Preheat oven to 450º.  Rinse the chicken and pat dry.  Leave on a rack in the fridge for 1 hour, uncovered.  Remove then rub the chicken with garum and sprinkle with salt and pepper.

Place on the rack in a pan and fill pan ½” full with stock or water (use the drippings for a lovely gravy on the side).  Cook for 1 hour to 1 hour 15 minutes.

Allow to rest 15 minutes before carving for crisp skinned but very juicy chicken.

Another Cold Asparagus Dish

COLD ASPARAGUS PIE IS MADE IN THIS MANNER [1] TAKE WELL CLEANED [cooked] ASPARAGUS, CRUSH IT IN THE MORTAR, DILUTE WITH WATER AND PRESENTLY STRAIN IT THROUGH THE COLANDER. NOW TRIM, PREPARE [i.e. cook or roast] FIGPECKERS [2] [and hold them in readiness]. 3 [3] SCRUPLES OF PEPPER ARE CRUSHED IN THE MORTAR, ADD BROTH, A GLASS OF WINE, PUT THIS IN A SAUCEPAN WITH 3 OUNCES OF OIL, HEAT THOROUGHLY. MEANWHILE OIL YOUR PIE MOULD, AND WITH 6 EGGS, FLAVORED WITH ŒNOGARUM, AND THE ASPARAGUS PREPARATION AS DESCRIBED ABOVE; THICKEN THE MIXTURE ON THE HOT ASHES. THEREUPON ARRANGE THE FIGPECKERS IN THE MOULD, COVER THEM WITH THIS PURÉE, BAKE THE DISH. [When cold, unmould it] SPRINKLE WITH PEPPER AND SERVE.

Asparagus Custard with Grouse Breast

8 Asparagus cut into stalks and tips
2 T stock
2 T wine
2 T oil + 2 t oil
1 t pepper
4 eggs
1 T garum
Breasts from 1 grouse (you can get Scottish Grouse from D’Artagnan), or a D’Artagnan duck breast  or even chicken breast

Steam the asparagus tips for 5 minutes and the stalks for 8.  Chop the stalks and puree with 2 T stock.

Warm the oven to 375º.  In an ovenproof skillet, warm the pepper, oil, wine and stock for a few minutes. Whisk 4 eggs with the asparagus puree and the garum

Pour into the skillet and heat on the stovetop over medium heat for a few minutes until the eggs are slightly set on the bottom.  Put in the oven for 10 minutes.

Salt and pepper the breasts and sauté in 2 t oil for a few moments on each side and remove. Let rest for a few moments.  Slice into 3 or 4 slices each and reserve.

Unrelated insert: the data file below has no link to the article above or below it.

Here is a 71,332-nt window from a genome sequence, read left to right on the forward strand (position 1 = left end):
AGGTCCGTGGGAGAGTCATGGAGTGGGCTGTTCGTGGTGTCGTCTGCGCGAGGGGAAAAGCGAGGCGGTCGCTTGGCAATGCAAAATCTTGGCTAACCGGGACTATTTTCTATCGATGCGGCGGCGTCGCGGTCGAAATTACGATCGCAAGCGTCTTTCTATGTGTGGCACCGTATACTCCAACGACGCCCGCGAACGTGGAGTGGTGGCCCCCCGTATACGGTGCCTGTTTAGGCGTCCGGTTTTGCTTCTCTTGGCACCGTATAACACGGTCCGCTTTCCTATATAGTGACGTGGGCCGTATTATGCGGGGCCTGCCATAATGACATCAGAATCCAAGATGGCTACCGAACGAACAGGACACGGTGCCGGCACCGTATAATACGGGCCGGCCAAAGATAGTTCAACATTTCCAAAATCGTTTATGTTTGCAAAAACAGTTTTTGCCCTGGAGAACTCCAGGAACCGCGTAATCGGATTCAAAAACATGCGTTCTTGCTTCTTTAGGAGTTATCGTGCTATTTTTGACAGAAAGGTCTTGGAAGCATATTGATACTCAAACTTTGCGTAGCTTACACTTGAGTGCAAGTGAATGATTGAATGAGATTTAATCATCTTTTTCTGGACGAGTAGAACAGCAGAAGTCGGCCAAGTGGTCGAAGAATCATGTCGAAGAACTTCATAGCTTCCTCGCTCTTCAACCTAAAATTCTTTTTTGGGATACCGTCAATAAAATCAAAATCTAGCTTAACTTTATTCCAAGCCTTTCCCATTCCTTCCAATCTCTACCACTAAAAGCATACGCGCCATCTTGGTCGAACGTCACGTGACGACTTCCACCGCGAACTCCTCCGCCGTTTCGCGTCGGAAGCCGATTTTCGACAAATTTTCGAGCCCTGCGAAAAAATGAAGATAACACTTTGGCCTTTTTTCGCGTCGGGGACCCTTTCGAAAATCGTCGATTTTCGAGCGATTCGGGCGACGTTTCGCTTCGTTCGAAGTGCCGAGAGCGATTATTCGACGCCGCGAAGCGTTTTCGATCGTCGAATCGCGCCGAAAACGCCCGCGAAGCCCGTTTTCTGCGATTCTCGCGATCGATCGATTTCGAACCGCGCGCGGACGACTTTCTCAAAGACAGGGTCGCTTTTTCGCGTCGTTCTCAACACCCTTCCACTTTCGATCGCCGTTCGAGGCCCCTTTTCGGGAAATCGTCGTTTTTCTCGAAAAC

After the first 10 minutes, remove the skillet from the oven and lay the reserved asparagus tips and meat into the eggs which should be nearly set.  Put back in the over for 5 more minutes or until set.  Serve hot or cold.”

(Words except where indicated by Laura Kelley; adapted Roman recipe and photograph of Patina with Asparagus and Grouse and Chicken with Apician Sauce by Deana Sidney).

Ancient Roman Cookoff Entry 1: Pullus Frontonianus by Charles Perry

First up in our Ancient Roman cookoff is an entry by noted scholar, author and food writer, Charles Perry.  Charles chose to prepare Pullus Frontonianus which is chicken prepared with a selection of delicious herbs, including dill, leeks, savory and cilantro.  To this a touch of garum is added and when cooking is complete, the dish is dressed with grape syrup (defrutum) and black pepper for a savory and sweet treat from the past.   Here’s Charles:

The recipe for Pullus Frontonianus (recipe 12, section IX of book 6), reads: “Stiffen [that is, brown], the chicken, add a mixture of liquamen and oil into which you put a bundle of dill, leek, savory and green coriander, and cook. When it is done, take it out, put it on a serving dish, sprinkle generously with defrutum and serve.”

Charles Perry